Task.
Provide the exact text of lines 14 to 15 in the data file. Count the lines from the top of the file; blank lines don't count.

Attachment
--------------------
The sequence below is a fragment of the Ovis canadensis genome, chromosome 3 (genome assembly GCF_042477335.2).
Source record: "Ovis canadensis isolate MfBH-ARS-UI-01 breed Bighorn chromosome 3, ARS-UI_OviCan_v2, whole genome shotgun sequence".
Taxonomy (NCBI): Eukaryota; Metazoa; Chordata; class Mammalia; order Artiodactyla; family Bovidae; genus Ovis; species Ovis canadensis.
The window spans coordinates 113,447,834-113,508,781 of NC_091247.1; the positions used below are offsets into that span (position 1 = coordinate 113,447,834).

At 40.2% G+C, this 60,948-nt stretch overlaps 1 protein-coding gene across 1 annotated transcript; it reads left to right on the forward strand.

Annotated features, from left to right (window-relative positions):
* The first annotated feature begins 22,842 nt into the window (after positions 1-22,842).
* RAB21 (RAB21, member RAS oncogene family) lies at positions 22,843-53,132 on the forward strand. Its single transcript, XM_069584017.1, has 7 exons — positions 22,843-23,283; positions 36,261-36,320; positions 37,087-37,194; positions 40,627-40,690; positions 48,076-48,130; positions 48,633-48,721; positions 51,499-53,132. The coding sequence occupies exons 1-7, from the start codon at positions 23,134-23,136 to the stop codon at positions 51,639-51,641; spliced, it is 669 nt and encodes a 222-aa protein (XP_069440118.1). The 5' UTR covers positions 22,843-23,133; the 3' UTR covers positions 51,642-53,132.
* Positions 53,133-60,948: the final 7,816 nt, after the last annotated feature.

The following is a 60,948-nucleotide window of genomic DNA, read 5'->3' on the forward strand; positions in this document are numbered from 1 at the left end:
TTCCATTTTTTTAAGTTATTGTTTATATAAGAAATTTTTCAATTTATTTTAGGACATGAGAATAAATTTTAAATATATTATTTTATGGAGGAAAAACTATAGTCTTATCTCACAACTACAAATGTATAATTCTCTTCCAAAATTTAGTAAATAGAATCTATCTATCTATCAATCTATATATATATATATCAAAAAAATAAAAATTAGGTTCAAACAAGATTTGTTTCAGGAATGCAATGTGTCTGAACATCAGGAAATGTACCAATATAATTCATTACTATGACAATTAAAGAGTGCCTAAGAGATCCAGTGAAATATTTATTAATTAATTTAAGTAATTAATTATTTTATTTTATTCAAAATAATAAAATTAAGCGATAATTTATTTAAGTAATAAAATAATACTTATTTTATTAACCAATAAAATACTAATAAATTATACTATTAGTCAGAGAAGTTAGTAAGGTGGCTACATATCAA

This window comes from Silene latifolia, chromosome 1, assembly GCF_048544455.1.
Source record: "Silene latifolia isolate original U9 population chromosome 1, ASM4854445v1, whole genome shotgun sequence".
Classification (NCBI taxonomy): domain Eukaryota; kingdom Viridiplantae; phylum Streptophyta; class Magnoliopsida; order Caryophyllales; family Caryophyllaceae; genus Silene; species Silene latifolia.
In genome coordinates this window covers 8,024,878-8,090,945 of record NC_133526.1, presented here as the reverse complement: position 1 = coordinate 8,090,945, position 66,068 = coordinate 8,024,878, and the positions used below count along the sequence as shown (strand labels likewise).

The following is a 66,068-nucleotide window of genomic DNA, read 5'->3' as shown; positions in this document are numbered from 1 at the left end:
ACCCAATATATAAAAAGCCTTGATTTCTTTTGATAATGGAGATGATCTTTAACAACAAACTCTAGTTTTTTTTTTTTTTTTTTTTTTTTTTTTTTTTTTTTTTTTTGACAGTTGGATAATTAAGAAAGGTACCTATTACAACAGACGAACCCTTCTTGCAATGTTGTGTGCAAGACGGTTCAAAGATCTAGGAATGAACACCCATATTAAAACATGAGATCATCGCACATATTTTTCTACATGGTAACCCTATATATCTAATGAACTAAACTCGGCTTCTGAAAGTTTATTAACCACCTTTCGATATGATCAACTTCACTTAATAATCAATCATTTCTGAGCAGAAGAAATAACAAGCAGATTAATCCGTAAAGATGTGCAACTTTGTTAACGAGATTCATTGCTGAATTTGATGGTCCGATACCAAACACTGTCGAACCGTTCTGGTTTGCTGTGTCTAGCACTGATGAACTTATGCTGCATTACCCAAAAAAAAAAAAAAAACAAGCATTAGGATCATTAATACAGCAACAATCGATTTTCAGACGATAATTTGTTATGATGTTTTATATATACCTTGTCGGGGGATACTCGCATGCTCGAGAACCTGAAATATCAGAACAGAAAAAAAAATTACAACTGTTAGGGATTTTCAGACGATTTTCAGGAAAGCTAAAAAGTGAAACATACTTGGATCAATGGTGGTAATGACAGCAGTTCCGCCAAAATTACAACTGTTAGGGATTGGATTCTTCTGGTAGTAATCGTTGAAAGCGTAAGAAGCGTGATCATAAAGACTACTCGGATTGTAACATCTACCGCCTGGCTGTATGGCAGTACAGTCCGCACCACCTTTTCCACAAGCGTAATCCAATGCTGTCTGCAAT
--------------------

Classification (NCBI taxonomy): domain Eukaryota; kingdom Viridiplantae; phylum Streptophyta; class Magnoliopsida; order Caryophyllales; family Caryophyllaceae; genus Silene; species Silene latifolia.
In genome coordinates this window covers 8,024,878-8,090,945 of record NC_133526.1, presented here as the reverse complement: position 1 = coordinate 8,090,945, position 66,068 = coordinate 8,024,878, and the positions used below count along the sequence as shown (strand labels likewise).